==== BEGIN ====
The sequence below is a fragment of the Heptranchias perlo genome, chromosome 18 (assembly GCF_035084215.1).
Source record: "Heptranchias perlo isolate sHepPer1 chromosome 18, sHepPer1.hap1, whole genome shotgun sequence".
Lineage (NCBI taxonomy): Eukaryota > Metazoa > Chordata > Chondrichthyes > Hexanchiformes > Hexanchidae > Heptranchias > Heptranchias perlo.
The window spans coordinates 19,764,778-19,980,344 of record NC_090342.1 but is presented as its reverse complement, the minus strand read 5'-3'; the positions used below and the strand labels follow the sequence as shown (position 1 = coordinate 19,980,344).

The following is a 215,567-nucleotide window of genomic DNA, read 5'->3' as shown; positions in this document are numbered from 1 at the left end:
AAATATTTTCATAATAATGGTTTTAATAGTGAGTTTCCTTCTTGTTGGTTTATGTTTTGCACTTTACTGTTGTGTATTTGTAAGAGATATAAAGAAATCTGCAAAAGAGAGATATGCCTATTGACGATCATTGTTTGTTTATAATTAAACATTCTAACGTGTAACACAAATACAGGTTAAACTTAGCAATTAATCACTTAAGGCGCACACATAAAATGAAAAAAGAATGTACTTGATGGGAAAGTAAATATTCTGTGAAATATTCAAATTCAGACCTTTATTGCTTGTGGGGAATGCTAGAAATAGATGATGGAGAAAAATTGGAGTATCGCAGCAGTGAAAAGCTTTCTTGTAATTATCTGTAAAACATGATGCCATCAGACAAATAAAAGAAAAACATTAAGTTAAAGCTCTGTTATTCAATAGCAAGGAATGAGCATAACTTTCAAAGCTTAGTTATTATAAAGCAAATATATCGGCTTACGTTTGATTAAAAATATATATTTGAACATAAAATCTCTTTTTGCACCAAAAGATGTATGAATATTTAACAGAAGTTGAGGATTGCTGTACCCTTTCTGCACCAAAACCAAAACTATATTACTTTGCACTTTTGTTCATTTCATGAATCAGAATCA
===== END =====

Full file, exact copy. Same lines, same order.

The sequence below is a fragment of the Heptranchias perlo genome, chromosome 18 (assembly GCF_035084215.1).
Source record: "Heptranchias perlo isolate sHepPer1 chromosome 18, sHepPer1.hap1, whole genome shotgun sequence".
Lineage (NCBI taxonomy): Eukaryota > Metazoa > Chordata > Chondrichthyes > Hexanchiformes > Hexanchidae > Heptranchias > Heptranchias perlo.
The window spans coordinates 19,764,778-19,980,344 of record NC_090342.1 but is presented as its reverse complement, the minus strand read 5'-3'; the positions used below and the strand labels follow the sequence as shown (position 1 = coordinate 19,980,344).

The following is a 215,567-nucleotide window of genomic DNA, read 5'->3' as shown; positions in this document are numbered from 1 at the left end:
AAATATTTTCATAATAATGGTTTTAATAGTGAGTTTCCTTCTTGTTGGTTTATGTTTTGCACTTTACTGTTGTGTATTTGTAAGAGATATAAAGAAATCTGCAAAAGAGAGATATGCCTATTGACGATCATTGTTTGTTTATAATTAAACATTCTAACGTGTAACACAAATACAGGTTAAACTTAGCAATTAATCACTTAAGGCGCACACATAAAATGAAAAAAGAATGTACTTGATGGGAAAGTAAATATTCTGTGAAATATTCAAATTCAGACCTTTATTGCTTGTGGGGAATGCTAGAAATAGATGATGGAGAAAAATTGGAGTATCGCAGCAGTGAAAAGCTTTCTTGTAATTATCTGTAAAACATGATGCCATCAGACAAATAAAAGAAAAACATTAAGTTAAAGCTCTGTTATTCAATAGCAAGGAATGAGCATAACTTTCAAAGCTTAGTTATTATAAAGCAAATATATCGGCTTACGTTTGATTAAAAATATATATTTGAACATAAAATCTCTTTTTGCACCAAAAGATGTATGAATATTTAACAGAAGTTGAGGATTGCTGTACCCTTTCTGCACCAAAACCAAAACTATATTACTTTGCACTTTTGTTCATTTCATGAATCAGAATCA